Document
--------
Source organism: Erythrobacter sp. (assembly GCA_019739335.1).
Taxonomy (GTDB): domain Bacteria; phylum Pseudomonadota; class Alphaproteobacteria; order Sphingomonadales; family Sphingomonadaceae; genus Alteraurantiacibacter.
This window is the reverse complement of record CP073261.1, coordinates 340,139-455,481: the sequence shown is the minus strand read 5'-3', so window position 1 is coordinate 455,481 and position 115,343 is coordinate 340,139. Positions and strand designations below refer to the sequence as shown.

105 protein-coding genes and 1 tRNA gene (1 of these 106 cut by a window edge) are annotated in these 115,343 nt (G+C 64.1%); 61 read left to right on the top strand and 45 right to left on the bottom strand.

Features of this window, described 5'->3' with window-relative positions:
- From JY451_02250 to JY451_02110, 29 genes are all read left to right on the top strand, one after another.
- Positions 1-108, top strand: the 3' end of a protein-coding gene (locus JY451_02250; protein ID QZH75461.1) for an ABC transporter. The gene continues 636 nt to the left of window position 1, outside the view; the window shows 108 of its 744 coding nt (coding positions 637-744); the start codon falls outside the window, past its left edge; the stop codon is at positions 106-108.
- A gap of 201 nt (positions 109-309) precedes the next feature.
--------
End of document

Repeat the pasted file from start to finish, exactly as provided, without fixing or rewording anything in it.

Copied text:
Source organism: Erythrobacter sp. (assembly GCA_019739335.1).
Taxonomy (GTDB): domain Bacteria; phylum Pseudomonadota; class Alphaproteobacteria; order Sphingomonadales; family Sphingomonadaceae; genus Alteraurantiacibacter.
This window is the reverse complement of record CP073261.1, coordinates 340,139-455,481: the sequence shown is the minus strand read 5'-3', so window position 1 is coordinate 455,481 and position 115,343 is coordinate 340,139. Positions and strand designations below refer to the sequence as shown.

105 protein-coding genes and 1 tRNA gene (1 of these 106 cut by a window edge) are annotated in these 115,343 nt (G+C 64.1%); 61 read left to right on the top strand and 45 right to left on the bottom strand.

Features of this window, described 5'->3' with window-relative positions:
- From JY451_02250 to JY451_02110, 29 genes are all read left to right on the top strand, one after another.
- Positions 1-108, top strand: the 3' end of a protein-coding gene (locus JY451_02250; protein ID QZH75461.1) for an ABC transporter. The gene continues 636 nt to the left of window position 1, outside the view; the window shows 108 of its 744 coding nt (coding positions 637-744); the start codon falls outside the window, past its left edge; the stop codon is at positions 106-108.
- A gap of 201 nt (positions 109-309) precedes the next feature.